• Traubenhyazinthe (Muscari armeniacum) – blau

Spring bloomers from May:

  • Blood cranesbill – (Geranium sanguineum) – purple
  • Common peony (Paeonia officinalis) – different colors
  • Corn poppy (Papaver rhoeas) – red
  • Lily of the valley (Convallaria majalis)
  • Bleeding Heart (Lamprocapnos spectabilis) – pink hearts with white tips or white
  • Turkish poppy (Papaver orientale) – orange-red flowers
  • Forget-me-not (Myosotis) – blue-purple, pink, white
  • Ornamental onion (Allium spec.) – many colors

Flowers for summer

In summer it is mainly perennial plants that provide variety in the garden, but annual flowers can also be used. It is important not to mix too many different types and colors. Less is usually more. Of course, it depends on the garden style. Repetitions bring calm to beds and plantings. When planting, it should not be forgotten that perennials become significantly larger over the years. This space is to be planned from the beginning, otherwise you have a lot of work with moving and sharing.

  • Dahlia (Dahlia) – many colors and color combinations, not hardy
  • Flame flower (phlox) – various colors, mostly white, pink, pink and red
  • Gladiolus (gladiolus) – many colors and color combinations, not hardy
  • Bellflower (Campanula) – different varieties, white, blue, pink
  • Cockade flower (Galliardia) – different varieties and colors, also multi-colored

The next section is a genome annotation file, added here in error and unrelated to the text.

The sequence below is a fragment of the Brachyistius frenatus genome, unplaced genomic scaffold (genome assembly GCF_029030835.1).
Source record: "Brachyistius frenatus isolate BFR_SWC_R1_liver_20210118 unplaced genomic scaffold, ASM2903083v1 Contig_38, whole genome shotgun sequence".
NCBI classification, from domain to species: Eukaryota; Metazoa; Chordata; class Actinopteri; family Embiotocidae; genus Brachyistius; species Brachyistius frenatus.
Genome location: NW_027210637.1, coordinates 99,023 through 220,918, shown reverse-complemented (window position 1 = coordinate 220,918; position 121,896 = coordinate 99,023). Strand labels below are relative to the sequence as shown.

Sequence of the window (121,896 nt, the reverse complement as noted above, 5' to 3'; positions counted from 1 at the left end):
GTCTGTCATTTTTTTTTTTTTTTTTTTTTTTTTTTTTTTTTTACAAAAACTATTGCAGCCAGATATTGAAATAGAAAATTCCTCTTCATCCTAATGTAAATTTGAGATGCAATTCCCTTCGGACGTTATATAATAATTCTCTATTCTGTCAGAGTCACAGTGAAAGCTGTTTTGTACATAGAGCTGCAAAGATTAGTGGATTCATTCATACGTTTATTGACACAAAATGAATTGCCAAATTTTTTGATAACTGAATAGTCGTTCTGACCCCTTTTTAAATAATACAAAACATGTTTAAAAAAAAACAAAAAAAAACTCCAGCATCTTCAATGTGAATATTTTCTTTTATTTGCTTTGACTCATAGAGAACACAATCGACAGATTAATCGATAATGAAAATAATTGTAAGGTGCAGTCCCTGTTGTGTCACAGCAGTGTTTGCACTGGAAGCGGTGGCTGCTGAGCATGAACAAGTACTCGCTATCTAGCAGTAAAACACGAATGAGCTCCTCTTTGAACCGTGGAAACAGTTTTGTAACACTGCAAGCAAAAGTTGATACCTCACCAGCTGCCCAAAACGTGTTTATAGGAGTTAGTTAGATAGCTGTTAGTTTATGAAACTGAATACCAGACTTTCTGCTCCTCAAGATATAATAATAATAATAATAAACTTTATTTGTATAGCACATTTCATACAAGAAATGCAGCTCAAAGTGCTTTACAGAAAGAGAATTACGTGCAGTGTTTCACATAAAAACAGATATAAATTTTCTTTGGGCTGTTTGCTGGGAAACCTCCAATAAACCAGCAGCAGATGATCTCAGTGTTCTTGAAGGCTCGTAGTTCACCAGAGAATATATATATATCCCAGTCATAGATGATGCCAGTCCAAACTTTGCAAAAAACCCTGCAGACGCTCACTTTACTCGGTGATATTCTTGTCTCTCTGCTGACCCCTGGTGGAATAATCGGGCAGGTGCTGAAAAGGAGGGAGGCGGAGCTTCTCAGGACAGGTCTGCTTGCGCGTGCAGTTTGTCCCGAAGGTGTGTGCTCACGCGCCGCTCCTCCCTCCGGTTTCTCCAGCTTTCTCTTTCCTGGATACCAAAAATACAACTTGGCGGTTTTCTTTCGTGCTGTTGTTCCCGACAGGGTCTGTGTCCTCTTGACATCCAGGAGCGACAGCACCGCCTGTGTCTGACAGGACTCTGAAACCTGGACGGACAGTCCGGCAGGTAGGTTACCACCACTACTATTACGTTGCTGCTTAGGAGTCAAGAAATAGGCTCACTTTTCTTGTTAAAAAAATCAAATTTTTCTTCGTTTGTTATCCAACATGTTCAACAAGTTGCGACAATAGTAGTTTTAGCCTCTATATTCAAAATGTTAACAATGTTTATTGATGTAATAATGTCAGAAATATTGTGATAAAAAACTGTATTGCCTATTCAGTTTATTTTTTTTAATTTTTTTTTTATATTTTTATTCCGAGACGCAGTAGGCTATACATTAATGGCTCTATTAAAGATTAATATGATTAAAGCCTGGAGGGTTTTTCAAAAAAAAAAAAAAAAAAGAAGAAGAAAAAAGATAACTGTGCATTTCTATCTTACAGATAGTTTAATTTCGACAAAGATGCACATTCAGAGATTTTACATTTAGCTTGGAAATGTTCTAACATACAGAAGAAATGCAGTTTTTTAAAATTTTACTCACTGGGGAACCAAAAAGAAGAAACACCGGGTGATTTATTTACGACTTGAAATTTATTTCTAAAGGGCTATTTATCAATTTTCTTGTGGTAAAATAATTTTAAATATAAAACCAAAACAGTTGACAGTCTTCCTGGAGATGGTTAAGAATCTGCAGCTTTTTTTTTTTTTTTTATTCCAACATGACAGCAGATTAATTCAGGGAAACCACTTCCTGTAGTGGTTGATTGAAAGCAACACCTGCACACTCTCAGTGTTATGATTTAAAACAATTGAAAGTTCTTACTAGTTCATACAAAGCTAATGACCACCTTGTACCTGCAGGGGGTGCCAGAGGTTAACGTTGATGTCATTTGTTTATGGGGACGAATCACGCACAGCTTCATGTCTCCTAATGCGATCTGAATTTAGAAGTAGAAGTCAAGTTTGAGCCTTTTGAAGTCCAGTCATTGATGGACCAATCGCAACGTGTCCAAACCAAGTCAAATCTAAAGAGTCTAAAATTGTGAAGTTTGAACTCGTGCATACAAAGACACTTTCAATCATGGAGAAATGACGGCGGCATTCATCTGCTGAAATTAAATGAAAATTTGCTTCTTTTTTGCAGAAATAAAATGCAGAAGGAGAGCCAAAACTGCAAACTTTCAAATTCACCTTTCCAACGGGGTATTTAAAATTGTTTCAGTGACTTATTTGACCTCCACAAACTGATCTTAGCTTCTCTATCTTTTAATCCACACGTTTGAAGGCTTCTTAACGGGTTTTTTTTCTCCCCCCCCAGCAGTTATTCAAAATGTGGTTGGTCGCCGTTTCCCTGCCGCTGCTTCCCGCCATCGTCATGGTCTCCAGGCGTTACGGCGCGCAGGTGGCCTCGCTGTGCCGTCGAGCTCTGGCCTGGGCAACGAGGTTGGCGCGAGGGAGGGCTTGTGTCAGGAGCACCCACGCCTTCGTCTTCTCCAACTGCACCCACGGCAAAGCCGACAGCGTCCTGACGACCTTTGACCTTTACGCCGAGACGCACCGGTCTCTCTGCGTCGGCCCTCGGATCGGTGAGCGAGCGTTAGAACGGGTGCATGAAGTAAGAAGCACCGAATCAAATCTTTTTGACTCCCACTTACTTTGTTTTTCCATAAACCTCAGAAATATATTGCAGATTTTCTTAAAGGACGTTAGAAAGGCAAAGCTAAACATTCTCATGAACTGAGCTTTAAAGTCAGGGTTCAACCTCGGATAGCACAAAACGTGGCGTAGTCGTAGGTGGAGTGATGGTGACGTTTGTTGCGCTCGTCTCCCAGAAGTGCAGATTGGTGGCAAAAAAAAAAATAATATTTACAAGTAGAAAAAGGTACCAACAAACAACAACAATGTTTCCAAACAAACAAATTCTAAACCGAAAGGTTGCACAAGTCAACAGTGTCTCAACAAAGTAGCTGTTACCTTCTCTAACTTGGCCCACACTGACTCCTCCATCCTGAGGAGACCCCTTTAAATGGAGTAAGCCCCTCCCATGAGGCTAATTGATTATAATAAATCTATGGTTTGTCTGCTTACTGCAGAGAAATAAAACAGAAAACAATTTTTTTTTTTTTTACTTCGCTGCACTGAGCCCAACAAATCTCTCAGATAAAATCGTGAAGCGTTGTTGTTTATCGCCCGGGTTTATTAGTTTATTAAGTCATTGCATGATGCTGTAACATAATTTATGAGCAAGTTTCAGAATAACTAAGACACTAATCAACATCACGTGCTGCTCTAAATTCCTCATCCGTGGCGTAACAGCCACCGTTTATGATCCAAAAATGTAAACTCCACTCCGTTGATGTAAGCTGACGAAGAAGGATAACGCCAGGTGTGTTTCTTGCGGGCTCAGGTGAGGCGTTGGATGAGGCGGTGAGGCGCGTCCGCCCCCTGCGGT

• Lilies (Lilium) – many colors
  • Snapdragon (Antirrhinum) different varieties and colors
  • Lupine (Lupinus) – different colors
  • Girl’s eye (Coreopsis) – different colors
  • Marguerites (Leucanthemum maximum) – white
  • Carnations (Dianthus) – different varieties and colors
  • Prachtspiere (Astilbe) – different varieties and colors, mostly white, pink and red
  • Marigold (Calendula officinalis) – orange, annual
  • Larkspur (Delphinium) – various varieties and colors, mainly white, pink and blue
  • Roses (pink) – the most diverse types, varieties and colors
  • Sun-eye (Heliopsis helianthuides) – yellow
  • Sunflower (Helianthus annuus) – yellow, but also orange or multi-colored, annual
  • Sun bride (Helenium) – many color variants of yellow, orange, red and brown
  • Coneflower (Echinacea) – different colors
  • Hollyhock (Alcea rosea) – different colors, biennial
  • Tagetes (Tagetes) – yellow to orange, also two-colored, usually annual